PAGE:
Searching for the right school is much like searching for a partner online – we tentatively enter what we’re looking for and scroll through the results, rejecting those that are too far away or a have a dodgy profile. Once we think we’ve found a potential match, we make contact, trying our best to appear educated and interesting with a GSOH.
And just like in dating, sometimes, in our eagerness to make a good impression, we forget that this is also our opportunity to assess whether this is the right match for us. When it comes to choosing a school, how can you be sure you’re making the right decision?
1. Know what you want
Knowing what you want will make it much easier to identify a school you’ll be happy in. Think about whether you work better in a large school or a smaller one, rural or urban. Do you want a school with a particular focus such as the arts, science or sports? Do you lean towards a more traditional approach to education, or are you happier in a progressive environment? There are no right or wrong answers to these questions – each setting will have its advantages and disadvantages. Decide on what’s important to you and what you’d be willing to compromise on.
2. The ofsted grade isn’t everything
As I’m sure you know by now, a school’s Ofsted judgement is just one piece of the puzzle so don’t get too hung up on it. A school that’s Outstanding isn’t automatically a happy or easy place to work at, while a Requires Improvement school can be perfectly lovely but may have had a couple of years of poor data. It’s also worth bearing in mind that at present, a school graded Outstanding may not have had an Ofsted inspection in almost a decade. When you’re applying for a middle leader role, it’s ultimately the management team that will have the most influence over what the school will be like as a place to work. Which is why you need to…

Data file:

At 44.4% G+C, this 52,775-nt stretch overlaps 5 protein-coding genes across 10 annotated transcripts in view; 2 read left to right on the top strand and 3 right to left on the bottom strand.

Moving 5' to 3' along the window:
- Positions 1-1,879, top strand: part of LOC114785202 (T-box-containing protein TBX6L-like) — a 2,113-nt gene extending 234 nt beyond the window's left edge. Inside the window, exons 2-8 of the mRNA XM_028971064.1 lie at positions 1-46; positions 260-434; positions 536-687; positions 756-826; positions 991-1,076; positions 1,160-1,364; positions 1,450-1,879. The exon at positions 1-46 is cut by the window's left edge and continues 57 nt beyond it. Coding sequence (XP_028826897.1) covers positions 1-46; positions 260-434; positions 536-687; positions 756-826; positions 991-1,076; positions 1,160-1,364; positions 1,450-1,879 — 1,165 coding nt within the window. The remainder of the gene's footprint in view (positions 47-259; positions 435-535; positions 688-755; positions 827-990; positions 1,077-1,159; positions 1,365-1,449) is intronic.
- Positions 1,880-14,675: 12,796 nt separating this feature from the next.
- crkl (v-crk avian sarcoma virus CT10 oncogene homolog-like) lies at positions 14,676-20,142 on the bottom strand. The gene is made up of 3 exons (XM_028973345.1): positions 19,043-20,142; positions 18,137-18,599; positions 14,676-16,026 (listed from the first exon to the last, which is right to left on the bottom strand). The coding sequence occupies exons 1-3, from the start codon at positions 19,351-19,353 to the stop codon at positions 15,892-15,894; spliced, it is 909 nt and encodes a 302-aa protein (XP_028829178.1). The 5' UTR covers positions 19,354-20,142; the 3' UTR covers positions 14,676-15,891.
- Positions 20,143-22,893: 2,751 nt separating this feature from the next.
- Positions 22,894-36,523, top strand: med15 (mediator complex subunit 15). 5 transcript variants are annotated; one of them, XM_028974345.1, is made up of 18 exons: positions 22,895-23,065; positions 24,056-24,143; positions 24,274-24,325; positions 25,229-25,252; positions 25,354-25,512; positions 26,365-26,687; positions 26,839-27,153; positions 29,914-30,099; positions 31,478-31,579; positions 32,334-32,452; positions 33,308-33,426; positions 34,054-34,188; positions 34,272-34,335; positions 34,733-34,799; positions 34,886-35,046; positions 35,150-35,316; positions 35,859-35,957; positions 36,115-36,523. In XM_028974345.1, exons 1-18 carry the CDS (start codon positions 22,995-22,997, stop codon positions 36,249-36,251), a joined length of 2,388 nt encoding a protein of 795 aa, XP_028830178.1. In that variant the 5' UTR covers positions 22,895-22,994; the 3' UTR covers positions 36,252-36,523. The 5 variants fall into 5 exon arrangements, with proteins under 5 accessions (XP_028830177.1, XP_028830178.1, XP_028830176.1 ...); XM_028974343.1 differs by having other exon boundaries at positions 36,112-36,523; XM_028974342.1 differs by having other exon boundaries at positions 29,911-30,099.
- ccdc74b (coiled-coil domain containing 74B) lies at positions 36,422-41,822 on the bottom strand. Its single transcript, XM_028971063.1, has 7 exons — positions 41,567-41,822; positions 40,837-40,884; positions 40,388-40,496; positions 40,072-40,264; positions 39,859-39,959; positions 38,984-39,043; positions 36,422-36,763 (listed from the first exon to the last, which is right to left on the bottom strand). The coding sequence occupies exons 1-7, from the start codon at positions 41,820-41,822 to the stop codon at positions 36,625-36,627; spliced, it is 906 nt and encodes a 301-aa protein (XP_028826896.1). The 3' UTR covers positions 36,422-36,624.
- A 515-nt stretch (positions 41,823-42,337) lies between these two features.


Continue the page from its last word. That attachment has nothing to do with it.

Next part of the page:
3. Meet the headteacher
A headteacher can make or break a school. It isn’t always possible to meet the headteacher before the interview, but if you get the chance do so, take it. Listen carefully to what they have to say and then ask yourself, ‘Can I imagine myself working for this person? Is their vision one I could see myself sharing? Do I like them as a person? Are they welcoming and approachable?’ You’ll never find a headteacher whose every decision you agree with, but your day-to-day working life will be vastly improved by working for a headteacher you like and respect.
You can be the most effective middle leader in the country, but if you’re unable to buy into the headteacher’s vision – or if your own beliefs about education are completely at odds with the ethos of the school – then it’s harder to have an impact. Obviously, some level of compromise is necessary in any professional working environment, so pick your battles. I’ve yet to work for a headteacher whose every decision I agreed with, and it’s unlikely that I ever will. But as long as you agree with the headteacher’s vision and overall approach (that you basically agree with what they want to do and how they want to do it), the rest will come out in the wash.
4. Read the policies